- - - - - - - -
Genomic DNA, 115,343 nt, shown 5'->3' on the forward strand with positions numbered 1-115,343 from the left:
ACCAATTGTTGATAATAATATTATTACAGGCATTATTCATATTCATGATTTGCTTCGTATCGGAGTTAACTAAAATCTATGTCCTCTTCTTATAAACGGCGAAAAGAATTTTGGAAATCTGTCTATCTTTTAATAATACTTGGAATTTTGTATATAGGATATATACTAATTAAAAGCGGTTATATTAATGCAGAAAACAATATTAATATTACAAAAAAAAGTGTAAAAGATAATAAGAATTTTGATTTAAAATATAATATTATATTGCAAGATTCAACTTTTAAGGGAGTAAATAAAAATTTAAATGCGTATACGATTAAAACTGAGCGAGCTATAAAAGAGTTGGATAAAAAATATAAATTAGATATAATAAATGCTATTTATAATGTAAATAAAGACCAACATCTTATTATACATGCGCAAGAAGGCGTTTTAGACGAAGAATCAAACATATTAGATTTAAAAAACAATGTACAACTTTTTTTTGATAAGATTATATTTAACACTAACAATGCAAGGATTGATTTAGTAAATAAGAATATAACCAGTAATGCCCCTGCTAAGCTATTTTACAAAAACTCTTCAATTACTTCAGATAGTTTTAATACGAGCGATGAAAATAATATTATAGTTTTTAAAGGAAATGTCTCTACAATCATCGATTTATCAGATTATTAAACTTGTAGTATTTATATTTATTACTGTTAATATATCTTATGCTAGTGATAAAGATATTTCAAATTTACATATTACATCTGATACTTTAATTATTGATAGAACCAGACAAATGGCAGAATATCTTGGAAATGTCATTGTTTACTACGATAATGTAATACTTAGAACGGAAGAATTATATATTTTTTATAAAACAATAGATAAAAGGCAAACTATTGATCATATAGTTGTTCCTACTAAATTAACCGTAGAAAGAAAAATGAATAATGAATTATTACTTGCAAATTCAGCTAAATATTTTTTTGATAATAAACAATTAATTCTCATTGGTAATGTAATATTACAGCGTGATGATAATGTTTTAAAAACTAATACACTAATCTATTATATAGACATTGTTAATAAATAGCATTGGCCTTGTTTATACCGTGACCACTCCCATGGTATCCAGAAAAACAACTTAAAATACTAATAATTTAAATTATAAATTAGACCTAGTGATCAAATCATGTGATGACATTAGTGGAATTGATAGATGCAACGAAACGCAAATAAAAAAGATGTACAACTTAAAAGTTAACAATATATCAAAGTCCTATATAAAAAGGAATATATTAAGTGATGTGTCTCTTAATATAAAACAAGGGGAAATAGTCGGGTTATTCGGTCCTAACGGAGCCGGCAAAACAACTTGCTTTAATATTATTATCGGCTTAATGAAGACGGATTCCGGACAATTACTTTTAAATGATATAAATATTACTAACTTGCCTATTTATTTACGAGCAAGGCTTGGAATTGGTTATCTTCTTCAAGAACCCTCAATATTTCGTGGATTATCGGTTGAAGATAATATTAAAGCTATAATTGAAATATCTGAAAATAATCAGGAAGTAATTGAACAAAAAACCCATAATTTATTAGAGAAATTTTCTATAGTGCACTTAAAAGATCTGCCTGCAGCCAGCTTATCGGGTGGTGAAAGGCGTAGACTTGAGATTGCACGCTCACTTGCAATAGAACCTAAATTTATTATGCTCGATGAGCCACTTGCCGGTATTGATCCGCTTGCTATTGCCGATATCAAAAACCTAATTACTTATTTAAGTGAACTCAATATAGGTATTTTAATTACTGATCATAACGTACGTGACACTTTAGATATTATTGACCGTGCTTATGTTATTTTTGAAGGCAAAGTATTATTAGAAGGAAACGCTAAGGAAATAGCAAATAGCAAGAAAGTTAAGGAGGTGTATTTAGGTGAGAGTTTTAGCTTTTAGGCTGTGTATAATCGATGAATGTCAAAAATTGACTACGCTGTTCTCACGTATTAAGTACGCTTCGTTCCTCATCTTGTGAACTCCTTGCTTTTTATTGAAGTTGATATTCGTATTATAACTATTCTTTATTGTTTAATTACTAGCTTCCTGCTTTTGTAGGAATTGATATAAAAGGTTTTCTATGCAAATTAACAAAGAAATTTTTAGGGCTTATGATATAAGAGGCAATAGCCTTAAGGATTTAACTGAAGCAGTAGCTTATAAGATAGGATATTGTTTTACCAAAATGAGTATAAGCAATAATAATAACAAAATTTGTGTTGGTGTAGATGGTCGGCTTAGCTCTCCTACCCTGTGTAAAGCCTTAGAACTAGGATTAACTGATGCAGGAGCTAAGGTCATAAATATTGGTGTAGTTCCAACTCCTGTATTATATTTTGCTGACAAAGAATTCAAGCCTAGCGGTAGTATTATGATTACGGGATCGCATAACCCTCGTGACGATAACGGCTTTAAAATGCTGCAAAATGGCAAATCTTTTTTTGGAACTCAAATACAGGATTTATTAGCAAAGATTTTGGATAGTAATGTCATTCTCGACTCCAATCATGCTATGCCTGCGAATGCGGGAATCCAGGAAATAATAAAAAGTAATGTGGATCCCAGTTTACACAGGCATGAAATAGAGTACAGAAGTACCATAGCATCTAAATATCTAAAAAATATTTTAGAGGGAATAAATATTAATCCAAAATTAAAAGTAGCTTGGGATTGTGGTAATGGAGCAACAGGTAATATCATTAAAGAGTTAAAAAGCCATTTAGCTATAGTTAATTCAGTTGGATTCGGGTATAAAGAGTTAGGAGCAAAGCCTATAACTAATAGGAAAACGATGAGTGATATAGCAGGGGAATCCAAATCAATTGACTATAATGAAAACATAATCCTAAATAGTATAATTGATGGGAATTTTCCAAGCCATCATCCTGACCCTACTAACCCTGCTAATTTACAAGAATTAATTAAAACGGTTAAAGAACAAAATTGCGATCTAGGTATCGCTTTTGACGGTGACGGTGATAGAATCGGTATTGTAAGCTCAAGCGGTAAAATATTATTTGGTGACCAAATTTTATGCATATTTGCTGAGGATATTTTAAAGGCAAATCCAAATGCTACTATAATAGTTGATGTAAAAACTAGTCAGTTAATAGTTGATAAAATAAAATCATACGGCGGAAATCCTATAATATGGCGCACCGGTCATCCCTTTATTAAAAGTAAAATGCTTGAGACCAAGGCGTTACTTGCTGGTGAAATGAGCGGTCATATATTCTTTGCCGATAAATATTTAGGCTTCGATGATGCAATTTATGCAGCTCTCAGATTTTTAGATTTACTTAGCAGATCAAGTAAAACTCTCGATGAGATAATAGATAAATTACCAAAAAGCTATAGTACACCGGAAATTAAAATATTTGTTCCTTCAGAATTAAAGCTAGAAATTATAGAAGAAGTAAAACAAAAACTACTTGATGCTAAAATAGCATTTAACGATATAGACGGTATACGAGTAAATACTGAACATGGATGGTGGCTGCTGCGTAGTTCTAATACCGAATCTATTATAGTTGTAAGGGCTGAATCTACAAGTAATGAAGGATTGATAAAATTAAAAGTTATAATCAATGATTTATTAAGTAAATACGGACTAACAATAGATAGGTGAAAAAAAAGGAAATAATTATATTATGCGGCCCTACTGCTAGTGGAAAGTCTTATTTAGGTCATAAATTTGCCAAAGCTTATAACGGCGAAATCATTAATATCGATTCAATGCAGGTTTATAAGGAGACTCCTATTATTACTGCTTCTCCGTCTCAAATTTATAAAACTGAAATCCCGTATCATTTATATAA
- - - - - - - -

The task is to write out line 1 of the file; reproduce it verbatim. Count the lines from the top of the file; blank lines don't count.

Genomic DNA, 115,343 nt, shown 5'->3' on the forward strand with positions numbered 1-115,343 from the left: